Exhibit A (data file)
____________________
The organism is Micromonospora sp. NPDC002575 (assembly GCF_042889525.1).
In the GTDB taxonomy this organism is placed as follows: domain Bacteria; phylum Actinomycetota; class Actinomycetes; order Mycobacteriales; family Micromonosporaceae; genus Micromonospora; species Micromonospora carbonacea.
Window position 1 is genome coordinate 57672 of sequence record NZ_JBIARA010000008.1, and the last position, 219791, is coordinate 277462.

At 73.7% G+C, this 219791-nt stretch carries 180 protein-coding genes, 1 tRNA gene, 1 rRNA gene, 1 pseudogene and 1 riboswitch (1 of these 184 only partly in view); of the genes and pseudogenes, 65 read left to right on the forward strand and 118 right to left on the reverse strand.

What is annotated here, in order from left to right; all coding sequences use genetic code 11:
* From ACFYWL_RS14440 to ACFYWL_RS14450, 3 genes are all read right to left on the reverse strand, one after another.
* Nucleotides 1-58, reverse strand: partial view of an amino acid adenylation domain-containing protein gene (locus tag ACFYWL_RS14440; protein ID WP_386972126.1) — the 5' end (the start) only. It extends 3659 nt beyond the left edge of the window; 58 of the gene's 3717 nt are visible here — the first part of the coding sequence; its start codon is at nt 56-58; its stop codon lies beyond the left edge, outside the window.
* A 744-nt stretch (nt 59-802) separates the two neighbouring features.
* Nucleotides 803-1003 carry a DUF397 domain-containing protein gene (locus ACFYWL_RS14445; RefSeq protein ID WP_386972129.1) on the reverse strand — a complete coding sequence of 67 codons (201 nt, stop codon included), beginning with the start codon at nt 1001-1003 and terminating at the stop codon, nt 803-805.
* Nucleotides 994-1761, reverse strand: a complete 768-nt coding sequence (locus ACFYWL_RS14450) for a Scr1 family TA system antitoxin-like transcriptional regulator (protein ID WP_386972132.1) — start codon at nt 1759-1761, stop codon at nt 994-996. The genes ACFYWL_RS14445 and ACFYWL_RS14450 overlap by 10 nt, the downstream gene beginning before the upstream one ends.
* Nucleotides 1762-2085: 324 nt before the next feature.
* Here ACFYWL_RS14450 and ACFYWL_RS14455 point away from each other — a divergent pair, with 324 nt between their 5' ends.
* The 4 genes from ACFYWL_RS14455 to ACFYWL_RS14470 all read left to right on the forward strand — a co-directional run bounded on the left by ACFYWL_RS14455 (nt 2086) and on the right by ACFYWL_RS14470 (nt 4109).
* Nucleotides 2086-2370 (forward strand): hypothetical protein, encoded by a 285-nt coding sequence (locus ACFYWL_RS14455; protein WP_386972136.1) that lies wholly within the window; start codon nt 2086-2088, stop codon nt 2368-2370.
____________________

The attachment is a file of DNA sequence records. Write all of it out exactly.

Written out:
The organism is Micromonospora sp. NPDC002575 (assembly GCF_042889525.1).
In the GTDB taxonomy this organism is placed as follows: domain Bacteria; phylum Actinomycetota; class Actinomycetes; order Mycobacteriales; family Micromonosporaceae; genus Micromonospora; species Micromonospora carbonacea.
Window position 1 is genome coordinate 57672 of sequence record NZ_JBIARA010000008.1, and the last position, 219791, is coordinate 277462.

At 73.7% G+C, this 219791-nt stretch carries 180 protein-coding genes, 1 tRNA gene, 1 rRNA gene, 1 pseudogene and 1 riboswitch (1 of these 184 only partly in view); of the genes and pseudogenes, 65 read left to right on the forward strand and 118 right to left on the reverse strand.

What is annotated here, in order from left to right; all coding sequences use genetic code 11:
* From ACFYWL_RS14440 to ACFYWL_RS14450, 3 genes are all read right to left on the reverse strand, one after another.
* Nucleotides 1-58, reverse strand: partial view of an amino acid adenylation domain-containing protein gene (locus tag ACFYWL_RS14440; protein ID WP_386972126.1) — the 5' end (the start) only. It extends 3659 nt beyond the left edge of the window; 58 of the gene's 3717 nt are visible here — the first part of the coding sequence; its start codon is at nt 56-58; its stop codon lies beyond the left edge, outside the window.
* A 744-nt stretch (nt 59-802) separates the two neighbouring features.
* Nucleotides 803-1003 carry a DUF397 domain-containing protein gene (locus ACFYWL_RS14445; RefSeq protein ID WP_386972129.1) on the reverse strand — a complete coding sequence of 67 codons (201 nt, stop codon included), beginning with the start codon at nt 1001-1003 and terminating at the stop codon, nt 803-805.
* Nucleotides 994-1761, reverse strand: a complete 768-nt coding sequence (locus ACFYWL_RS14450) for a Scr1 family TA system antitoxin-like transcriptional regulator (protein ID WP_386972132.1) — start codon at nt 1759-1761, stop codon at nt 994-996. The genes ACFYWL_RS14445 and ACFYWL_RS14450 overlap by 10 nt, the downstream gene beginning before the upstream one ends.
* Nucleotides 1762-2085: 324 nt before the next feature.
* Here ACFYWL_RS14450 and ACFYWL_RS14455 point away from each other — a divergent pair, with 324 nt between their 5' ends.
* The 4 genes from ACFYWL_RS14455 to ACFYWL_RS14470 all read left to right on the forward strand — a co-directional run bounded on the left by ACFYWL_RS14455 (nt 2086) and on the right by ACFYWL_RS14470 (nt 4109).
* Nucleotides 2086-2370 (forward strand): hypothetical protein, encoded by a 285-nt coding sequence (locus ACFYWL_RS14455; protein WP_386972136.1) that lies wholly within the window; start codon nt 2086-2088, stop codon nt 2368-2370.